Ask Away

Recently I found myself surrounded by a large group of people in an unfamiliar workplace. They were discussing policies and procedures way beyond my understanding. The more they talked, the more lost I got in their conversation.  I wondered what exactly a “widget” was and how that “widget” worked with other “widgets”.  My head spun in circles speculating what was happening. In a moment of sheer terror the man leading the discussion looked at me and boomed, “Do you know what we’re talking about?”


That split second, moment in time is a place we have all found ourselves. The secret to success in that situation is to inquire about what you feel is the dumbest question in your mind. The question concealed in your psyche is the question that sparks understanding if communicated.

When I first started in ministry many pastors and professors used so many enormous, theological (speaking of big words) statements. I had no clue what their words meant which lead to further confusion about principles and theologies. I often when home frustrated due to my fear of asking the dumb questions.

Instead of carrying around a dictionary and “googling” everything people discussed, I started kindly asking individuals to elaborate on what they were discussing. When words, principles, and practices surfaced, I simply asked for clarity.  To my surprise, almost every dumb question in my mind that was communicated was received with a “good question” response. The individuals I asked appreciated my open, honest approach. They could see I truly wanted to learn the material at hand and about them as people. Breaking the verbal fear of asking proved valuable time and time again.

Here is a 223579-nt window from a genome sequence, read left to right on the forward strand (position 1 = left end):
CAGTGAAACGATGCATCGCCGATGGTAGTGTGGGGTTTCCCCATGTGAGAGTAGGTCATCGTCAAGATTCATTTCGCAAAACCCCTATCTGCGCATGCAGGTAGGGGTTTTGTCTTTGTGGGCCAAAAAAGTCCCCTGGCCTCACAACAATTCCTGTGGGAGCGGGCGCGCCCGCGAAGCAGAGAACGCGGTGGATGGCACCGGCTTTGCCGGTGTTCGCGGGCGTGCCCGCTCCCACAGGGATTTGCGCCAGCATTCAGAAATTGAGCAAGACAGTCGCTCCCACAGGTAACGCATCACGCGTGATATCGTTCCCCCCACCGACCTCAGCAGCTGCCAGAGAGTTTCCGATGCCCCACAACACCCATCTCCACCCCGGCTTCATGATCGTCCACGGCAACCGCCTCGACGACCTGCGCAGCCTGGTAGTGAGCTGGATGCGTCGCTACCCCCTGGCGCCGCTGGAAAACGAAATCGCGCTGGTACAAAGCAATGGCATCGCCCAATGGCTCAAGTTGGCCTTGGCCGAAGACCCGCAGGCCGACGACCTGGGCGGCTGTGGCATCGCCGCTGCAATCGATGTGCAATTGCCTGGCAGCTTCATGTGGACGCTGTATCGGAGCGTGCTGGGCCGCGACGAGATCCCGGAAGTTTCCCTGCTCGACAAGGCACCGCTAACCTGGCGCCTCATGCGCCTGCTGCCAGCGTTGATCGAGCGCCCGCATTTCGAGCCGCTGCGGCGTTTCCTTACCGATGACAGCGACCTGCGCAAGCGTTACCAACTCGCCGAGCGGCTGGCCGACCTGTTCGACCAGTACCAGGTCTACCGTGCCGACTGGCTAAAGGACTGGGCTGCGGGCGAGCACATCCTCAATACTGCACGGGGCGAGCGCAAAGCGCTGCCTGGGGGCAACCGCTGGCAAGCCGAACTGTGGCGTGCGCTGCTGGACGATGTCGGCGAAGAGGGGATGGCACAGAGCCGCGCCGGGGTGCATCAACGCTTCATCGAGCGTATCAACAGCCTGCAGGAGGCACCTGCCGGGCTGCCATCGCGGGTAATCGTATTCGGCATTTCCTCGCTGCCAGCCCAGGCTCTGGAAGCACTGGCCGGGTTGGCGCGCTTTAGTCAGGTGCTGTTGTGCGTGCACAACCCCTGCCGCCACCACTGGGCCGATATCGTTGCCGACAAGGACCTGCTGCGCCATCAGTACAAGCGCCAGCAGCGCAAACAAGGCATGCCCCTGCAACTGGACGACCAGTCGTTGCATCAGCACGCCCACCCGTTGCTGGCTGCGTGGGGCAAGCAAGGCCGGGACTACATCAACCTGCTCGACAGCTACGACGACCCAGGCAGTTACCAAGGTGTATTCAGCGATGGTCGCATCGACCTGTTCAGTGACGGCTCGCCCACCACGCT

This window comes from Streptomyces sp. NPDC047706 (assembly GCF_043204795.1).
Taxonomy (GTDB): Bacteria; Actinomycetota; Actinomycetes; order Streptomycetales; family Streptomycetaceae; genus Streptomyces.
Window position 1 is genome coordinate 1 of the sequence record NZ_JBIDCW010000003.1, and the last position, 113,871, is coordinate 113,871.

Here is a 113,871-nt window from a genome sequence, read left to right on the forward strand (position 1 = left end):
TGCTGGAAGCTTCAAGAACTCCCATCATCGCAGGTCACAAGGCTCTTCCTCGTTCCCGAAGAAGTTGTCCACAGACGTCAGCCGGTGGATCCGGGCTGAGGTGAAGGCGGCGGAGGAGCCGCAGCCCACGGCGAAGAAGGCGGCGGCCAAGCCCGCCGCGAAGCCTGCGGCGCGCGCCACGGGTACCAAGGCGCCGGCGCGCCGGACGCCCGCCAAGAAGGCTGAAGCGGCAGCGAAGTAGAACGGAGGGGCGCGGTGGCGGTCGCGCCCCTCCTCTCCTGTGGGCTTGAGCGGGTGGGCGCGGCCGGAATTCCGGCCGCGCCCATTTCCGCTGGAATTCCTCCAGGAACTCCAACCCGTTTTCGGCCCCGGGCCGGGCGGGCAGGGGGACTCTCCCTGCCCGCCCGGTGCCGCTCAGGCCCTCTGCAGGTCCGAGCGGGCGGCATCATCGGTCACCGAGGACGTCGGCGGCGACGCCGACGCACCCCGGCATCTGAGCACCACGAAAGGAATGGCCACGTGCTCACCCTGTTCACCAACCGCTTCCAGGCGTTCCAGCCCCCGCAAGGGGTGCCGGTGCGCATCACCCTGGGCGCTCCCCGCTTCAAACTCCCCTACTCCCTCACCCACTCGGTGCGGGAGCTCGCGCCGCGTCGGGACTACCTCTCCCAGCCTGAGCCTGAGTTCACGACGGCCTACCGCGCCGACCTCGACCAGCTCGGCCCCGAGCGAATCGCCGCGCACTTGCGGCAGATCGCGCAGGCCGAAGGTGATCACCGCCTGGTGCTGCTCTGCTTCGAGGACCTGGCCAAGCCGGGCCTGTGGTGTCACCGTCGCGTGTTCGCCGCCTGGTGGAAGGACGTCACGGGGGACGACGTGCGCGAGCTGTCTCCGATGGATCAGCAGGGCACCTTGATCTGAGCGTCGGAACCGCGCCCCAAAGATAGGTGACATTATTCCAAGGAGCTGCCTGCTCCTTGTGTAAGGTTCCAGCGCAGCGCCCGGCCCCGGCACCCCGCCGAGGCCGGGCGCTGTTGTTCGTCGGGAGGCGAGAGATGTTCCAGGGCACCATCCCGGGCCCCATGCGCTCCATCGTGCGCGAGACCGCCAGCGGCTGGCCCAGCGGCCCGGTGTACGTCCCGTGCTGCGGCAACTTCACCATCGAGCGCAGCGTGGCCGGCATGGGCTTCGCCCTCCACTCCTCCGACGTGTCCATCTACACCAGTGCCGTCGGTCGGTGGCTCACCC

Micheal Andrew, a consultant and author, gives six tips for asking good questions. These principles are a good start when one wants to overcome the internal fear of asking something “dumb”. My personal thoughts are in parenthesis.

  1. Tie a question back to the purpose, goal, or objective. (Think… “What do I want to learn here that I don’t know?”)
  2. Ask a question that takes a concept down to a practical or pragmatic level. (This is asking in simple form without using many words. Get to the point!)
  3. Listen actively.
  4. Insightful questions often begin with “What if.”
  5. What is the “So what” (implications) and/or the “Now What?” (What are you going to do with what someone is giving you?)
  6. Generate questions by staying ahead by doing your homework/preparation. (Always come as prepared as possible to every and all situations.)

Ask, and it will be given to you… he who seeks finds.” Matthew 7:7-8



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